“Our Bodies as Our Children” Part 2

Getting to “Work”

When we pay attention to what we can do with our thinking about others, about our situation, and about our bodies, we truly free our bodies to do their work.  Our path is clear: Our only responsibility is our relationship with our thinking (which ultimately also leads us to a supportive relationship in which we make excellent choices for our bodies).

This morning when I woke up, I got that stab of ‘something’—felt like fear–in my stomach, as if I had been kicked.  There it was.  I thought I couldn’t isolate any thought that caused it, and that it wasn’t ‘my fault.’  I was like a little kid, not wanting to be blamed for how I was feeling, and wanting someone else to take care of it for me.  When I looked closer, I realized that the fear was me habitually thinking (in the instant after I awoke) that because I hadn’t gotten much sleep, I would go back into my chronic symptoms (which means… I would feel bad and wouldn’t know how to get over it, I would let everyone down, people would judge me and ultimately leave me, I wouldn’t feel good enough to do the things I want and need to do, I wouldn’t be able to support myself, I would end up on the street, etc., etc., etc.).  I was astonished when I realized the LIGHTENING fast moment in which all these thoughts almost subconsciously occurred and triggered the reaction in my stomach, and how well hidden they were from me.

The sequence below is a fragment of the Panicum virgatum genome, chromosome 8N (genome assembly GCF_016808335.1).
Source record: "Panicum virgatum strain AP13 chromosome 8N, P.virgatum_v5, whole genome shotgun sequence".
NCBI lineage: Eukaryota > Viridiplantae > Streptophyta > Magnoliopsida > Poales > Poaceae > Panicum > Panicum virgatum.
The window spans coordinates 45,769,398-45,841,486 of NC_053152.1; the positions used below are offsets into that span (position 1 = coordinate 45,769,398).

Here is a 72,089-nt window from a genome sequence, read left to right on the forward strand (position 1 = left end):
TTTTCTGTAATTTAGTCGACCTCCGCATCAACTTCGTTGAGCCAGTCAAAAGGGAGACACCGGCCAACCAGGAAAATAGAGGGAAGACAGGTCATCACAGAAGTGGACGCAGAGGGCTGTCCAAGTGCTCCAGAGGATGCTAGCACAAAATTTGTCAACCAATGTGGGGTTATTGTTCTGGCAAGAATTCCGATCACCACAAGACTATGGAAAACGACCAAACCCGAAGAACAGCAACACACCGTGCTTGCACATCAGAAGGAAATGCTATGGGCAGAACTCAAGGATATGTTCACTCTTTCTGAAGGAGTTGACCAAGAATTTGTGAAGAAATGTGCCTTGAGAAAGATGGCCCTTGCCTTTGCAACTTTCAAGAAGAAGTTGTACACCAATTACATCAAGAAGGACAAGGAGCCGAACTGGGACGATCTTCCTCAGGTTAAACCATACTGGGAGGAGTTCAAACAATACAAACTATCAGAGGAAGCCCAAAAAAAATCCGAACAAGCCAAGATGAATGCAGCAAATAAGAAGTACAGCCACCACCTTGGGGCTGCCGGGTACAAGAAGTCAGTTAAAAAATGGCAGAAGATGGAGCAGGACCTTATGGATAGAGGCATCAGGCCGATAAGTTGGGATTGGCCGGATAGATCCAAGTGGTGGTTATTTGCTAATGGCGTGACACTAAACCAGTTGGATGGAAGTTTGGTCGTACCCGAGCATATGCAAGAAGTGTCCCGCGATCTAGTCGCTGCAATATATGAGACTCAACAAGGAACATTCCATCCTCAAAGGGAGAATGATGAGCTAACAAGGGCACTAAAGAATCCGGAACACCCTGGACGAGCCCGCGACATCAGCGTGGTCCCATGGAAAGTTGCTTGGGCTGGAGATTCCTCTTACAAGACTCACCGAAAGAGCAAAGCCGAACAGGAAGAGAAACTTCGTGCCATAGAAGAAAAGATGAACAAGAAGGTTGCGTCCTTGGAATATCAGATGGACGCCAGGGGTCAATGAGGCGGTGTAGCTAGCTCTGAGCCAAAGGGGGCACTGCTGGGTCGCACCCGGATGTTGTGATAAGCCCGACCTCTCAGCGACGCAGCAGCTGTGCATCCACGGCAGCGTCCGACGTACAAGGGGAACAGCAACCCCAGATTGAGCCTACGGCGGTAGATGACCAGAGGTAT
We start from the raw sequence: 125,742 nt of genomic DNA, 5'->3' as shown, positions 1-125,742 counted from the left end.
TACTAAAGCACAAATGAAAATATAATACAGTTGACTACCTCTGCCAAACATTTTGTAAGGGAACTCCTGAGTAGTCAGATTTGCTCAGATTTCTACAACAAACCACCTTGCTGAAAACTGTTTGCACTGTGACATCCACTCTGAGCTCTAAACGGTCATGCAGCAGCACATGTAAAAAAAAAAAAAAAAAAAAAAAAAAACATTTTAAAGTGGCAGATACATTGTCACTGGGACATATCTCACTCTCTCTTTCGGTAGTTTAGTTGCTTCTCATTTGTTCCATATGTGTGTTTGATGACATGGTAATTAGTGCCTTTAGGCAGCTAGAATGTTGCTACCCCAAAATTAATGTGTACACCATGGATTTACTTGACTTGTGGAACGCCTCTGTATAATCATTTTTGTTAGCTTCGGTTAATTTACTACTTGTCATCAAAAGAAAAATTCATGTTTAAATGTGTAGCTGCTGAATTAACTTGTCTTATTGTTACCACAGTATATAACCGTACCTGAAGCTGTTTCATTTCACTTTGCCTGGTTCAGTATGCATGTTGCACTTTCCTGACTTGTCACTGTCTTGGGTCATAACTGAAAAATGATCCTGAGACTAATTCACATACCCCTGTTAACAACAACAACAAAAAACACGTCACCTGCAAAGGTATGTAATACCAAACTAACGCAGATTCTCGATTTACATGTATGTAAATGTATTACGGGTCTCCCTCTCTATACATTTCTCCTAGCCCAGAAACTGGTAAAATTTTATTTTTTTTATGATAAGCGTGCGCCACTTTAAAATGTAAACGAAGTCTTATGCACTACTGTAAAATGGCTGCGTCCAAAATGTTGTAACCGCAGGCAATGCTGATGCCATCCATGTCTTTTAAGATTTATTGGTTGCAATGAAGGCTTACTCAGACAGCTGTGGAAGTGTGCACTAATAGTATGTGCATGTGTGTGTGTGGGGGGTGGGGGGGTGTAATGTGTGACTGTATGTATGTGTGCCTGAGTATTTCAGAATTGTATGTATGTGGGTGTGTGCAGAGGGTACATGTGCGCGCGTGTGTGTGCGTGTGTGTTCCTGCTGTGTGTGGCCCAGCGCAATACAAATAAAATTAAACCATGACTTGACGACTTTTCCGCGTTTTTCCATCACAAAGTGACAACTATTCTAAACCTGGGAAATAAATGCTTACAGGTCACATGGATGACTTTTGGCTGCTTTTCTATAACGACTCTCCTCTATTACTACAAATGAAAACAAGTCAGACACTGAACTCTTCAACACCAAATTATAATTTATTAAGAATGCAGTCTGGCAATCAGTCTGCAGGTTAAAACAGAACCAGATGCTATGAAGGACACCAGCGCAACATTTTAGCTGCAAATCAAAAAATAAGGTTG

So, should I beat myself up for catching myself thinking that way and causing a reaction in my body?  That is certainly my first knee-jerk reaction, because I want someone to blame—not so much even for how I was originally feeling, but for the self-fulfilling physiological consequences that appeared as a direct result of predicting that I wouldn’t feel good!  If I assume that the part of me believing those thoughts thinks it is saving me and is “just trying to help” (and won’t do otherwise for as long as it believes that), then my only job is to help it understand that what feels so scary is based on faulty logic:

  • Missing sleep means I will feel bad,
  • Even an inkling of feeling bad means I will continue to feel bad,
  • If I continue to feel bad for even a little while, it will become chronic,
  • If it becomes chronic, it will cause all those other bad future consequences,
  • I have only myself to blame due to the bad choices I made that deprived me of sleep,
  • I need to DO SOMETHING!
  • I need to think a lot and figure out what it is I need to do.

Rather than beating myself up for these damaging, self-fulfilling prophecies, I am learning to think of the thoughts as completely trusting and naive in whatever moment they ‘came to believe.’  If we met a child that was believing such scary stories and holding himself responsible (or blaming someone else, which is equally painful), we would want to help that child find another way to see it.  We would sit down and look together for possible interpretations that don’t forecast doom and gloom and tragedy and failure.

We would stick with them, patiently turning the faulty logic around and showing them an interpretation of what is happening that feels yummy and right:

  • We can’t predict the future and we could be feeling good in the next moment if our thoughts aren’t perpetuating a scary interpretation of what our body is doing,